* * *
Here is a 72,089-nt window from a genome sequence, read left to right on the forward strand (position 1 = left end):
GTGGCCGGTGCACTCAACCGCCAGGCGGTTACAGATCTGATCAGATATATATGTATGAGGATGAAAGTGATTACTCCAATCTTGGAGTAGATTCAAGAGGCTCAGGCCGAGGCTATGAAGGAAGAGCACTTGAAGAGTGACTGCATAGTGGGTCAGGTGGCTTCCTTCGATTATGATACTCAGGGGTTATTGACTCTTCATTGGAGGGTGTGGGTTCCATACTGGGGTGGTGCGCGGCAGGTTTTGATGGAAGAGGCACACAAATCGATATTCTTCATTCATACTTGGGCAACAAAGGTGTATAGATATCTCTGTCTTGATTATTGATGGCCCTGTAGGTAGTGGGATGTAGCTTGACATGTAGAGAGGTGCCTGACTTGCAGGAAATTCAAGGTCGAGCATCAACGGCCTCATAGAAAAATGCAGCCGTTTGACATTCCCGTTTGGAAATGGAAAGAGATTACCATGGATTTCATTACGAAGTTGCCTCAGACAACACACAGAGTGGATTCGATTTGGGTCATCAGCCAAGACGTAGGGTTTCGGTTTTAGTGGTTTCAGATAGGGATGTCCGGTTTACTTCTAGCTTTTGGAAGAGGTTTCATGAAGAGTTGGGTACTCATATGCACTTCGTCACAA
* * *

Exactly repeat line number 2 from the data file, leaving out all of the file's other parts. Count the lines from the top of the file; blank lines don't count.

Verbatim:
GTGGCCGGTGCACTCAACCGCCAGGCGGTTACAGATCTGATCAGATATATATGTATGAGGATGAAAGTGATTACTCCAATCTTGGAGTAGATTCAAGAGGCTCAGGCCGAGGCTATGAAGGAAGAGCACTTGAAGAGTGACTGCATAGTGGGTCAGGTGGCTTCCTTCGATTATGATACTCAGGGGTTATTGACTCTTCATTGGAGGGTGTGGGTTCCATACTGGGGTGGTGCGCGGCAGGTTTTGATGGAAGAGGCACACAAATCGATATTCTTCATTCATACTTGGGCAACAAAGGTGTATAGATATCTCTGTCTTGATTATTGATGGCCCTGTAGGTAGTGGGATGTAGCTTGACATGTAGAGAGGTGCCTGACTTGCAGGAAATTCAAGGTCGAGCATCAACGGCCTCATAGAAAAATGCAGCCGTTTGACATTCCCGTTTGGAAATGGAAAGAGATTACCATGGATTTCATTACGAAGTTGCCTCAGACAACACACAGAGTGGATTCGATTTGGGTCATCAGCCAAGACGTAGGGTTTCGGTTTTAGTGGTTTCAGATAGGGATGTCCGGTTTACTTCTAGCTTTTGGAAGAGGTTTCATGAAGAGTTGGGTACTCATATGCACTTCGTCACAA